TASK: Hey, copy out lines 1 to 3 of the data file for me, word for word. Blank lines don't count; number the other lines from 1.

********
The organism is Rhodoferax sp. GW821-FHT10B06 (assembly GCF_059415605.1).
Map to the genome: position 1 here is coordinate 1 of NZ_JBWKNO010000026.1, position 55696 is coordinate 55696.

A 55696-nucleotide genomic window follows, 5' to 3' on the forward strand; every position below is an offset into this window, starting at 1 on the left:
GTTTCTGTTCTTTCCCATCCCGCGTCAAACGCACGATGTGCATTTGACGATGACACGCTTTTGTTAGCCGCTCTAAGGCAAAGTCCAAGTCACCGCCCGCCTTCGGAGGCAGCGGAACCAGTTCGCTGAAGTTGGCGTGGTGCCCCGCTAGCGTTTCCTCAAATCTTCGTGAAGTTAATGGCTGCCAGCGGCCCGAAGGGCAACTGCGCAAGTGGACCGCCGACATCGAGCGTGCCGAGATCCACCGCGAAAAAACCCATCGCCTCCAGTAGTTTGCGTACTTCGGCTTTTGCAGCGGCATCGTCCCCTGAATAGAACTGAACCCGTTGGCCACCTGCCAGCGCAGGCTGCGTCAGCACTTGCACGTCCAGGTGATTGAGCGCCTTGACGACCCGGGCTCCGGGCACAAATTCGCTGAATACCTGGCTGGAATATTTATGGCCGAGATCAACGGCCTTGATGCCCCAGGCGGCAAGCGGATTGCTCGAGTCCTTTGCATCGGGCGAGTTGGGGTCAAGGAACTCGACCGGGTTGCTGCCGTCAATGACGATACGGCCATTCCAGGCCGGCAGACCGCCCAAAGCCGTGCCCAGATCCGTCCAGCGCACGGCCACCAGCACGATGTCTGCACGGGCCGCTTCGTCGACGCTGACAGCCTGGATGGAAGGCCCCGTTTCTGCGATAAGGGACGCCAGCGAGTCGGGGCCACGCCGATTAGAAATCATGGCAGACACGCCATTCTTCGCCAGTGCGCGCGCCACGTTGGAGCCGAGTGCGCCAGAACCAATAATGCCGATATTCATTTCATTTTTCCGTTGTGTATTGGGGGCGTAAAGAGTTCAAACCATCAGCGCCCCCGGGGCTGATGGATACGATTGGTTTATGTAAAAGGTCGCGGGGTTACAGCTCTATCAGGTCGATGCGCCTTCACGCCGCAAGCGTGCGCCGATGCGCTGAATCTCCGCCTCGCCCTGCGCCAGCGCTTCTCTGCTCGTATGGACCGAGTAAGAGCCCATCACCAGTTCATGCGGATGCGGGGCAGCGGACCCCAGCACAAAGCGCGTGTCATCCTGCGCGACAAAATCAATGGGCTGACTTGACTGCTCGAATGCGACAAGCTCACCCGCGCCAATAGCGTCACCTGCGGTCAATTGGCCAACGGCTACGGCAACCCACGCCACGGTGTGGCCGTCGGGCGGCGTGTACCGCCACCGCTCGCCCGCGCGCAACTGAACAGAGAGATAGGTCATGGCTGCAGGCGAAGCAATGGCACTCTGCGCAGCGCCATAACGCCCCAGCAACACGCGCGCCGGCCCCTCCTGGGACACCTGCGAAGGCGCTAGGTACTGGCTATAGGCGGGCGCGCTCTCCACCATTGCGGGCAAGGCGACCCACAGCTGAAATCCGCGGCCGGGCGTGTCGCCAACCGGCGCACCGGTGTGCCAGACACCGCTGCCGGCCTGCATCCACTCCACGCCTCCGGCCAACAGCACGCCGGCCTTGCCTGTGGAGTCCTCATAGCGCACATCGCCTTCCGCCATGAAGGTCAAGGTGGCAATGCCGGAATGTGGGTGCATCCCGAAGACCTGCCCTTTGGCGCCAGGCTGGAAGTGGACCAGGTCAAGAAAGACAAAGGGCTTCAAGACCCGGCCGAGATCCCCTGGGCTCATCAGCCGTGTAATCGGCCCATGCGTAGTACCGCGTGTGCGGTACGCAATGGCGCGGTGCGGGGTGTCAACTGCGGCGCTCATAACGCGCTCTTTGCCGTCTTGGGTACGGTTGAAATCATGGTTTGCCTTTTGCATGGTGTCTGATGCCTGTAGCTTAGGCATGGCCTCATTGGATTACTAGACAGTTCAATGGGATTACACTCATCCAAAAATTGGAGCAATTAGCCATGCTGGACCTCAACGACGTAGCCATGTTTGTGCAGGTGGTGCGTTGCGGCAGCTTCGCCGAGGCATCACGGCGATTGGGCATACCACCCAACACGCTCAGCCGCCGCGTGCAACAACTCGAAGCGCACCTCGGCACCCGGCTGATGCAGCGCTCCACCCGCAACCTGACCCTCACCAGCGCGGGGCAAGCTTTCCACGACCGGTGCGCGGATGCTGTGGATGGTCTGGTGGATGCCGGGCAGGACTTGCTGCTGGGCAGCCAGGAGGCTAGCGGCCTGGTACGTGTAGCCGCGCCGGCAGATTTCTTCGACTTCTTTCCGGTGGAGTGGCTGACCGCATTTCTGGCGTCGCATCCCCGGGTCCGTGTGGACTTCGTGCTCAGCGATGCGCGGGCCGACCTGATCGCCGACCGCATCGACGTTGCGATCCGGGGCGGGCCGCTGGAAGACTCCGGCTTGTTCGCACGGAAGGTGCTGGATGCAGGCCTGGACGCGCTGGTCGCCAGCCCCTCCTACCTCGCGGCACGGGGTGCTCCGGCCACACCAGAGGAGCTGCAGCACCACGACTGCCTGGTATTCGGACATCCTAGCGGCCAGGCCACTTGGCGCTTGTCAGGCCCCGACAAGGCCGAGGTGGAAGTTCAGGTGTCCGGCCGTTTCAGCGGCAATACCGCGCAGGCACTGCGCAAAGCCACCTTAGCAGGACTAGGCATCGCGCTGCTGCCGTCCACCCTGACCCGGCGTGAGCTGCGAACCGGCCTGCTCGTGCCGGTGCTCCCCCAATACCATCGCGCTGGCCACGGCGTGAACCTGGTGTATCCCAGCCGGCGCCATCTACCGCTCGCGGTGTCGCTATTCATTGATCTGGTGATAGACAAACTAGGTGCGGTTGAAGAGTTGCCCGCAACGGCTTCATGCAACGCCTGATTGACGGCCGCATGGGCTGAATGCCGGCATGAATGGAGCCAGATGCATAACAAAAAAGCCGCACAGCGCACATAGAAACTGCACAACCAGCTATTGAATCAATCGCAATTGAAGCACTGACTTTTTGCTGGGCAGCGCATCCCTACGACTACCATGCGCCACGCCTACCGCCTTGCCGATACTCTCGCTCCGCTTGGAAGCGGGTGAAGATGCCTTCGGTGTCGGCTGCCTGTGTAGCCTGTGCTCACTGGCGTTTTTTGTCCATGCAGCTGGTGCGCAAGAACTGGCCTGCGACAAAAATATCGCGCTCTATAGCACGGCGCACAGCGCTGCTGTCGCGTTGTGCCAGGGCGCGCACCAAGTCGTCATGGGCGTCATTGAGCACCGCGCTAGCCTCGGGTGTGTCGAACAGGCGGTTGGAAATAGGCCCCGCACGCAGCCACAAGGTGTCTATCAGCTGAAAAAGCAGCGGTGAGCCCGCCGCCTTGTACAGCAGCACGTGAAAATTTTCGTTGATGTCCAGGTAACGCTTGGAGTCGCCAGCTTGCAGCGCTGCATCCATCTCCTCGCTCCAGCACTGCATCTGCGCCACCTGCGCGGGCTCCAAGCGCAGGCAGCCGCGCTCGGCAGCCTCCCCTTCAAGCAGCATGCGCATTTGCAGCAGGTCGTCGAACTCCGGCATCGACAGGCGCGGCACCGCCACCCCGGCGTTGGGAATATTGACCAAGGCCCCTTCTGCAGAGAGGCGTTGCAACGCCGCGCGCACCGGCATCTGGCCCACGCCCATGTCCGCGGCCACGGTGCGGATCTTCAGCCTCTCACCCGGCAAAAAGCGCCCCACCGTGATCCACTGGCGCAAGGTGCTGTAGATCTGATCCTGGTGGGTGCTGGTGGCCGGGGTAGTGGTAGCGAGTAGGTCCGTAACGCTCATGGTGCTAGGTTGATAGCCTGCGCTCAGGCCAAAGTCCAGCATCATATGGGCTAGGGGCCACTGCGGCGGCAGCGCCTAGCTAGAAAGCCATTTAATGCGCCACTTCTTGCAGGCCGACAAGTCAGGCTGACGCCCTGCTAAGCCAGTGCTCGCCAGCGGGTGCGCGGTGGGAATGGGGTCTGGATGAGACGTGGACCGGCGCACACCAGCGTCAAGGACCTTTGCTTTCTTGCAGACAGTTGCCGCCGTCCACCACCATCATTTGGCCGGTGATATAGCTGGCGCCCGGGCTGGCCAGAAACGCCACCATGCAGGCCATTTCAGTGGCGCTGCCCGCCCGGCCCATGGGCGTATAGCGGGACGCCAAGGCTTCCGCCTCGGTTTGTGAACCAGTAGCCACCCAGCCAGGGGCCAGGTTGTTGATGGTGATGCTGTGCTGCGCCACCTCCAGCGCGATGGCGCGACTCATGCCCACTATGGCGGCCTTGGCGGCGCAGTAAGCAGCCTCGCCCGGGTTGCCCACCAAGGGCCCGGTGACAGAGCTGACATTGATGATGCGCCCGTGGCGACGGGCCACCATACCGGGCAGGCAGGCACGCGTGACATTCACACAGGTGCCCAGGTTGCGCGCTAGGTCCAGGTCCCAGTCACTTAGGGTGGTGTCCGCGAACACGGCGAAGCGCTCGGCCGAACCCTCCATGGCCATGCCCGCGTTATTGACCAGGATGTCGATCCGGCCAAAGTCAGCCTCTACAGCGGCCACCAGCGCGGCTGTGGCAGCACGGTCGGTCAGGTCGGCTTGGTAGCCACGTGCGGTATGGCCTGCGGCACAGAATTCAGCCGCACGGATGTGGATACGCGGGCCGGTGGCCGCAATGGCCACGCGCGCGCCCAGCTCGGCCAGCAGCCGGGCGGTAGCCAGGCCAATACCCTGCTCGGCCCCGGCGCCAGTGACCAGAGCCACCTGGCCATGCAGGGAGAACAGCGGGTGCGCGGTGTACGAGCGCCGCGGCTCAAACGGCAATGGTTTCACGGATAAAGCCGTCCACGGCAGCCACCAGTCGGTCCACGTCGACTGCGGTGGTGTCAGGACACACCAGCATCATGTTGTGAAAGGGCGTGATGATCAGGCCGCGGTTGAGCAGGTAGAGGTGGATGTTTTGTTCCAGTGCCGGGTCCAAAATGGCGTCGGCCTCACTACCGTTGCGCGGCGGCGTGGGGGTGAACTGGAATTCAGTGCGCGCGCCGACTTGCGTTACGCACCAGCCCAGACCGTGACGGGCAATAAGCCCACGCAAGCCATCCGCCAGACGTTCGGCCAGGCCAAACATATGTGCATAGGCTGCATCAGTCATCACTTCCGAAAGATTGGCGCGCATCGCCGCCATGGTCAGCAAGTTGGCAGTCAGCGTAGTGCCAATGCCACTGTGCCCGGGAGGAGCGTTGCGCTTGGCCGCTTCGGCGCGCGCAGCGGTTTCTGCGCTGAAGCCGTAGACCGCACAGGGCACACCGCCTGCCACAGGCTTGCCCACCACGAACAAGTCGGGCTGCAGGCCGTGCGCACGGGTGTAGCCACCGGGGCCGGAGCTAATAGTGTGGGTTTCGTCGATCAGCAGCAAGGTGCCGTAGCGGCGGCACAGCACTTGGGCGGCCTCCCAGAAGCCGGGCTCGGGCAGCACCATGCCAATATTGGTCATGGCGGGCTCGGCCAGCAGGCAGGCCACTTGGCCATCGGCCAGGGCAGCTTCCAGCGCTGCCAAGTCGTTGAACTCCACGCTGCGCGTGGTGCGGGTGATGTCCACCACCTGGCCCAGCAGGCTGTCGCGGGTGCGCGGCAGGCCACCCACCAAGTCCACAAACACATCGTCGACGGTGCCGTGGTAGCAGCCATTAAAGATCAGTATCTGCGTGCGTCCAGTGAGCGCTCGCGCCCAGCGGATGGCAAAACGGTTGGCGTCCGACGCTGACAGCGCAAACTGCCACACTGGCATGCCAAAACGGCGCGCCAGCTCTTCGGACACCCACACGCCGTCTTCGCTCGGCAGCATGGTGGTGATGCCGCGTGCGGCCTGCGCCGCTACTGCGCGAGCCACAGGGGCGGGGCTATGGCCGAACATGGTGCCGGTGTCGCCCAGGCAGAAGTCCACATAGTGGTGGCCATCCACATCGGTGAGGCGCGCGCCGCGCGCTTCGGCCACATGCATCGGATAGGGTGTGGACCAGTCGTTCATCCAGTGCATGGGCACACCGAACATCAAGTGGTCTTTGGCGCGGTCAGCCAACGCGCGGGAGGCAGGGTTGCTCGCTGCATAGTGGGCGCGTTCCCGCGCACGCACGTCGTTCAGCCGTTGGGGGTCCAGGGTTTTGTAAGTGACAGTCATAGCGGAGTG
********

The organism is Rhodoferax sp. GW821-FHT10B06 (assembly GCF_059415605.1).
Map to the genome: position 1 here is coordinate 1 of NZ_JBWKNO010000026.1, position 55696 is coordinate 55696.

A 55696-nucleotide genomic window follows, 5' to 3' on the forward strand; every position below is an offset into this window, starting at 1 on the left: